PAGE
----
Born Musselburgh, Midlothian (1834 to 1903). The first great player to come from the caddie ranks, rather than a background in club and ball making (which he took to later), Park first appeared on the golfing scene in 1854. In this year, for stakes of £100, he challenged Allan Robertson (the greatest player of his time), Tom Morris or Willie Dunn. George Morris played instead and was beaten by many holes, causing Robertson to say: ‘Willie frichtens us wi’ his long driving.’ Brother Tom then took up the challenge over 36 holes and lost by five holes.
This was the first of many matches between Park and Morris when such events were far more keenly followed than the Open Championship. When this began in 1860, after Robertson’s death, Park got home by a couple of strokes from Morris and the pair dominated the event until the arrival of Young Tom Morris. Besides his victories, Park was also second four times.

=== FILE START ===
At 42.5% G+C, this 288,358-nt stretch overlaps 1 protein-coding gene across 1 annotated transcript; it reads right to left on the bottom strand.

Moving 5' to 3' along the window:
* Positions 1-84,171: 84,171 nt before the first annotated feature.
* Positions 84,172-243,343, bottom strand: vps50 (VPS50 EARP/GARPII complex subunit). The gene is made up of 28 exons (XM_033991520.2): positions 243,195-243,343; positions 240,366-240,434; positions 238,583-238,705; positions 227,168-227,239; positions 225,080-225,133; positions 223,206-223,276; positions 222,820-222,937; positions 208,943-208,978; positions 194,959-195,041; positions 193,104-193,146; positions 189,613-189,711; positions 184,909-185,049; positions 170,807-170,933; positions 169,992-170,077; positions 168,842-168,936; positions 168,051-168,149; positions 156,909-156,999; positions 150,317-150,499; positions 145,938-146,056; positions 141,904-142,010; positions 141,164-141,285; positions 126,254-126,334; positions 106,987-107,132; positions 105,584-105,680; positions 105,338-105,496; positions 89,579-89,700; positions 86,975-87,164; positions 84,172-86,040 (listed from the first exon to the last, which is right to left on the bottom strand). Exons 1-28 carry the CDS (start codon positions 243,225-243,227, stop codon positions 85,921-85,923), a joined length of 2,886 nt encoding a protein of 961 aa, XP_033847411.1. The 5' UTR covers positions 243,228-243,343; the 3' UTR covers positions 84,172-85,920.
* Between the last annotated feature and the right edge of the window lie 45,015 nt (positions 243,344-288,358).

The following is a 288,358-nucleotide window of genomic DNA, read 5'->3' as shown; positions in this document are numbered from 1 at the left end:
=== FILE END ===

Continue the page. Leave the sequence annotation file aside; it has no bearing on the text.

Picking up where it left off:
Park learned to play the game with one club, a curved stick, and with it became a long and straight driver and excellent putter. How it would have served him in bunkers we cannot know as it is said that he always managed to avoid them. Such was his flair for the game that he would often play club golfers using only one hand and standing on one leg. He lost only once. On another occasion, he accepted a challenge to play a round playing all his tee shots from a watch face. The watch was unscathed at the end.
Open Champions at Prestwick
Extract taken from “British Open Champions” by Michael Hobbs 1991.